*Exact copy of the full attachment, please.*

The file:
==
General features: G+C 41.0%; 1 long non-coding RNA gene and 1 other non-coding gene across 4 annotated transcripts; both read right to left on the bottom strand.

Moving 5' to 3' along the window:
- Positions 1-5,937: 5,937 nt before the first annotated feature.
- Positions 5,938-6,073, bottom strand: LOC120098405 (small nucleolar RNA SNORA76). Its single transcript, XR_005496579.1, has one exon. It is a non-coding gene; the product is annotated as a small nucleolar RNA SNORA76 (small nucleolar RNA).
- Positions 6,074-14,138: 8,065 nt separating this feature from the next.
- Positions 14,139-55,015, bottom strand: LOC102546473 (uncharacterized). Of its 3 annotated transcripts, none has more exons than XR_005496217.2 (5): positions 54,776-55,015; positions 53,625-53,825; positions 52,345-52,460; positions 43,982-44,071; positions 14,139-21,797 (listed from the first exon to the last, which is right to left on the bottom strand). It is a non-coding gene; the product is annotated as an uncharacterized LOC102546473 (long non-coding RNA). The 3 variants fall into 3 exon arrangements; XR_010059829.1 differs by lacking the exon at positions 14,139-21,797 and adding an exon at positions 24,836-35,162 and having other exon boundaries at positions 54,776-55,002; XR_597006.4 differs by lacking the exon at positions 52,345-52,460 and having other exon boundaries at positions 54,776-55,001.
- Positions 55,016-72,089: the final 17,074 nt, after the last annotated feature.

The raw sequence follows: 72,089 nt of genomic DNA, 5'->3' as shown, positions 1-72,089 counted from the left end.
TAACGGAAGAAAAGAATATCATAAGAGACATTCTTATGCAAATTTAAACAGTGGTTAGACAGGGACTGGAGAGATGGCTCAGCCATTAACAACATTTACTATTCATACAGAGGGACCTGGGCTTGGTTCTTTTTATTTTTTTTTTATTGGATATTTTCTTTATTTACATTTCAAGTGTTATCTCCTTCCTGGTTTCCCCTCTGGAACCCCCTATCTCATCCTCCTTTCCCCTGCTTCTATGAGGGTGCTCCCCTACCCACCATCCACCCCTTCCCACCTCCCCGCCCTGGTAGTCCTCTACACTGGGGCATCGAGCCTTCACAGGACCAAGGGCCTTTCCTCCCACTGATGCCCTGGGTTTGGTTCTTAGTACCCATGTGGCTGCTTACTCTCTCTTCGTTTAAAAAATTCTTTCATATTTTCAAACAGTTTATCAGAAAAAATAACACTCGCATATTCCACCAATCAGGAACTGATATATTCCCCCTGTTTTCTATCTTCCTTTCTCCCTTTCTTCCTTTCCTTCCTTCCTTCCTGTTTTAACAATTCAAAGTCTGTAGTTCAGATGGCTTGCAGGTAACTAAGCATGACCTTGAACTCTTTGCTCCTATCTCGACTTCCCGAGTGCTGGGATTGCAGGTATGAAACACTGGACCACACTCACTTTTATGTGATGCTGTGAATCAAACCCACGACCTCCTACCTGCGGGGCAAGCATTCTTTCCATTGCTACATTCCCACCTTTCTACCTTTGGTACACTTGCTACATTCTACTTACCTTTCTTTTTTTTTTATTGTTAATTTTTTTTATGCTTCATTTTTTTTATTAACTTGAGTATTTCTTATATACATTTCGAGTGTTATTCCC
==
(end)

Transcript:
General features: G+C 41.0%; 1 long non-coding RNA gene and 1 other non-coding gene across 4 annotated transcripts; both read right to left on the bottom strand.

Moving 5' to 3' along the window:
- Positions 1-5,937: 5,937 nt before the first annotated feature.
- Positions 5,938-6,073, bottom strand: LOC120098405 (small nucleolar RNA SNORA76). Its single transcript, XR_005496579.1, has one exon. It is a non-coding gene; the product is annotated as a small nucleolar RNA SNORA76 (small nucleolar RNA).
- Positions 6,074-14,138: 8,065 nt separating this feature from the next.
- Positions 14,139-55,015, bottom strand: LOC102546473 (uncharacterized). Of its 3 annotated transcripts, none has more exons than XR_005496217.2 (5): positions 54,776-55,015; positions 53,625-53,825; positions 52,345-52,460; positions 43,982-44,071; positions 14,139-21,797 (listed from the first exon to the last, which is right to left on the bottom strand). It is a non-coding gene; the product is annotated as an uncharacterized LOC102546473 (long non-coding RNA). The 3 variants fall into 3 exon arrangements; XR_010059829.1 differs by lacking the exon at positions 14,139-21,797 and adding an exon at positions 24,836-35,162 and having other exon boundaries at positions 54,776-55,002; XR_597006.4 differs by lacking the exon at positions 52,345-52,460 and having other exon boundaries at positions 54,776-55,001.
- Positions 55,016-72,089: the final 17,074 nt, after the last annotated feature.

The raw sequence follows: 72,089 nt of genomic DNA, 5'->3' as shown, positions 1-72,089 counted from the left end.
TAACGGAAGAAAAGAATATCATAAGAGACATTCTTATGCAAATTTAAACAGTGGTTAGACAGGGACTGGAGAGATGGCTCAGCCATTAACAACATTTACTATTCATACAGAGGGACCTGGGCTTGGTTCTTTTTATTTTTTTTTTATTGGATATTTTCTTTATTTACATTTCAAGTGTTATCTCCTTCCTGGTTTCCCCTCTGGAACCCCCTATCTCATCCTCCTTTCCCCTGCTTCTATGAGGGTGCTCCCCTACCCACCATCCACCCCTTCCCACCTCCCCGCCCTGGTAGTCCTCTACACTGGGGCATCGAGCCTTCACAGGACCAAGGGCCTTTCCTCCCACTGATGCCCTGGGTTTGGTTCTTAGTACCCATGTGGCTGCTTACTCTCTCTTCGTTTAAAAAATTCTTTCATATTTTCAAACAGTTTATCAGAAAAAATAACACTCGCATATTCCACCAATCAGGAACTGATATATTCCCCCTGTTTTCTATCTTCCTTTCTCCCTTTCTTCCTTTCCTTCCTTCCTTCCTGTTTTAACAATTCAAAGTCTGTAGTTCAGATGGCTTGCAGGTAACTAAGCATGACCTTGAACTCTTTGCTCCTATCTCGACTTCCCGAGTGCTGGGATTGCAGGTATGAAACACTGGACCACACTCACTTTTATGTGATGCTGTGAATCAAACCCACGACCTCCTACCTGCGGGGCAAGCATTCTTTCCATTGCTACATTCCCACCTTTCTACCTTTGGTACACTTGCTACATTCTACTTACCTTTCTTTTTTTTTTATTGTTAATTTTTTTTATGCTTCATTTTTTTTATTAACTTGAGTATTTCTTATATACATTTCGAGTGTTATTCCC